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Critical Dictionary on Borders, Cross-Border Cooperation and European Integration

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Edited By Birte Wassenberg and Bernard Reitel

This Critical Dictionary on Borders, Cross-Border Cooperation and European Integration is the first encyclopaedia which combines two so far not well interconnected interdisciplinary research fields, i.e. Border Studies and European Studies. Organised in an alphabetical order, it contains 207 articles written by 115 authors from different countries and scientific disciplines which are accompanied by 58 maps. The articles deal with theory, terminology, concepts, actors, themes and spaces of neighbourhood relations at European borders and in borderlands of and around the European Union (EU). Taking into account a multi-scale perspective from the local to the global, the Critical Dictionary follows a combined historical-geographical approach and is co-directed by Birte Wassenberg and Bernard Reitel, with a large contribution of Jean Peyrony and Jean Rubio from the Mission opérationnelle transfrontalère (MOT), especially for the cartography. The Dictionary is also part of four Jean Monnet activities supported by the Erasmus+ programme of the European Union for the period 2016-2022: two Jean Monnet projects on EU border regions (University Strasbourg), one Jean Monnet network (Frontem) and the Franco-German Jean Monnet excellence Center in Strasbourg, as well as the Jean Monnet Chair of Bernard Reitel on borders and European integration. Rather than being designed as an objective compilation of facts and figures, it should serve as a critical tool for discussion between researchers, students and practitioners working in the field of borders, cross-border cooperation and European Integration.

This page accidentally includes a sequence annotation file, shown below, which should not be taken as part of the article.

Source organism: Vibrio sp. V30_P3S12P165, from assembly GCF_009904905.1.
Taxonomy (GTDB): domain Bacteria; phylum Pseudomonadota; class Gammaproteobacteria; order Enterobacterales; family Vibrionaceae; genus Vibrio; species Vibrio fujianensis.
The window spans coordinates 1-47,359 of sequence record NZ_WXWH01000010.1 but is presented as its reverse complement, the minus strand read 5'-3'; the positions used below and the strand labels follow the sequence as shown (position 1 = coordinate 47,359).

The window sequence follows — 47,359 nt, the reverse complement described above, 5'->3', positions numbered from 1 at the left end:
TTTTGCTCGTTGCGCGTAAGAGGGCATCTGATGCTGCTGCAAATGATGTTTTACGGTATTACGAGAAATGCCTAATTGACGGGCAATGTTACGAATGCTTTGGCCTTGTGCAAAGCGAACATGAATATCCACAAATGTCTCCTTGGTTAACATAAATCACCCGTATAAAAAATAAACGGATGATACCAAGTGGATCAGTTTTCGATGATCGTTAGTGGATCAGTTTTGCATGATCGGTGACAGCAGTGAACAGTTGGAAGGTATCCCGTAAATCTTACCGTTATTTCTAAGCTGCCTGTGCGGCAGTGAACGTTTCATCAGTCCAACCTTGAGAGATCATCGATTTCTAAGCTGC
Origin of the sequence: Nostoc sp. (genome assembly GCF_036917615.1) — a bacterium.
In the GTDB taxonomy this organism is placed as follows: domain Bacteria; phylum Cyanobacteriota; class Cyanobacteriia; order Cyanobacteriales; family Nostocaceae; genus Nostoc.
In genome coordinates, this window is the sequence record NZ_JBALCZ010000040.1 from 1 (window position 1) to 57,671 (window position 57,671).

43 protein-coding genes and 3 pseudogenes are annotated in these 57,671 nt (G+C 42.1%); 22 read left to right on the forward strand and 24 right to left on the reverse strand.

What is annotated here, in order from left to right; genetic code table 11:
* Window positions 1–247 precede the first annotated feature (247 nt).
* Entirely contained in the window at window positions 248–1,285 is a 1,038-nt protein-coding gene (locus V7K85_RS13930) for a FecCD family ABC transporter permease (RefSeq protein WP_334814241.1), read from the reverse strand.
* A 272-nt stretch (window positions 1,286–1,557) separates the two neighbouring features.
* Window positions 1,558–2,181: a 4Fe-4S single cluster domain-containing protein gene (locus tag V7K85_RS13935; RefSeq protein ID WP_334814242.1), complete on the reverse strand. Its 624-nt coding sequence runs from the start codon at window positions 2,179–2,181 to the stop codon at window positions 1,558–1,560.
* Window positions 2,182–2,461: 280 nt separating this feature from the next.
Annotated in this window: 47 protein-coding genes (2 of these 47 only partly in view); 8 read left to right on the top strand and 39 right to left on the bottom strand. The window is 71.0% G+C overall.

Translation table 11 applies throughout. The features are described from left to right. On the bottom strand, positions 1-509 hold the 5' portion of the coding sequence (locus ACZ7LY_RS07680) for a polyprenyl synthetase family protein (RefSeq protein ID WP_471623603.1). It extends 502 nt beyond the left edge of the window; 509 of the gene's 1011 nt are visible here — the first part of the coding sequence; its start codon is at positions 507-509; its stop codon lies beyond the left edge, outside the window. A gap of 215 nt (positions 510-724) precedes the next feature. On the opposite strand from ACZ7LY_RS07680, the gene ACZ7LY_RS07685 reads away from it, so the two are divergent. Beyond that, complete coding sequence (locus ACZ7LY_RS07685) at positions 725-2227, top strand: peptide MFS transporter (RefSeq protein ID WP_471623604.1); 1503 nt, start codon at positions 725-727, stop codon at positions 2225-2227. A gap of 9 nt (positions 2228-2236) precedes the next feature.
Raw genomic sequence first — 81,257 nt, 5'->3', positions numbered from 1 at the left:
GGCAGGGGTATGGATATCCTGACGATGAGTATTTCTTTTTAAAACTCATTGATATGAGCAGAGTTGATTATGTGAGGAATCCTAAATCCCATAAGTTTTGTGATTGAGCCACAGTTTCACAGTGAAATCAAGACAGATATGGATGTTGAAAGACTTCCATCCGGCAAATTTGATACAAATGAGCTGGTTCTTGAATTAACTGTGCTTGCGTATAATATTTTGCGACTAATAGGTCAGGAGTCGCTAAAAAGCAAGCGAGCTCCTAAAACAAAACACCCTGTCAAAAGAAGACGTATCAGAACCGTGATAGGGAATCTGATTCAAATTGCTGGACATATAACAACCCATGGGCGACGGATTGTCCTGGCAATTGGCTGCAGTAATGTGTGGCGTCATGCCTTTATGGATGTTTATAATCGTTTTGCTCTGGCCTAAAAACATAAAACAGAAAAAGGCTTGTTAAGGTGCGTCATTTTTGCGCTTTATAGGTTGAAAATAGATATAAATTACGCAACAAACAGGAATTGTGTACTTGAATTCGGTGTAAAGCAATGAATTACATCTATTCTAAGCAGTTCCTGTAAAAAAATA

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Czech Republic

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The Czech Republic is a Central European state which acceded during the first enlargement of the European Union (EU) to the east in 2004. It has an area of 78 870 km2, shares land borders with Germany (646 km), Poland (658 km), Austria (466 km) and Slovakia (252 km) and it is crossed by two large rivers, the Elbe and the Vltava. The Republic was formed in 1993, as a consequence of the partition of Czechoslovakia, resulting in the creation of two new states, the Czech Republic and Slovakia.

The Czech State was formed in the 10th century and in the 14th century, the Kingdom of Bohemia became part of the Holy Roman Empire. It ←288 | 289→then experienced a long period of Austrian domination. Following the Spring of Nations in 1848, a Czech resistance movement started to take shape within the Austrian Empire. After the establishment of the Dual Monarchy of Austria-Hungary in 1861, Emperor Franz Josef I granted the Czechs quasi-equality within a largely decentralized imperial system. The history of the Czech Republic became interconnected with that of Slovakia after World War I. Czechoslovakia was formed in 1918 under President Wilson’s 14-point program, bringing together the Czechs, Slovaks and Ruthenes from the old Austro-Hungarian Empire. The newly independent state also included a large German and a Hungarian minority. The borders of Czechoslovakia were defined in succession under the 1919 Peace Treaties, but were contested in the interwar period, especially by Nazi regime...

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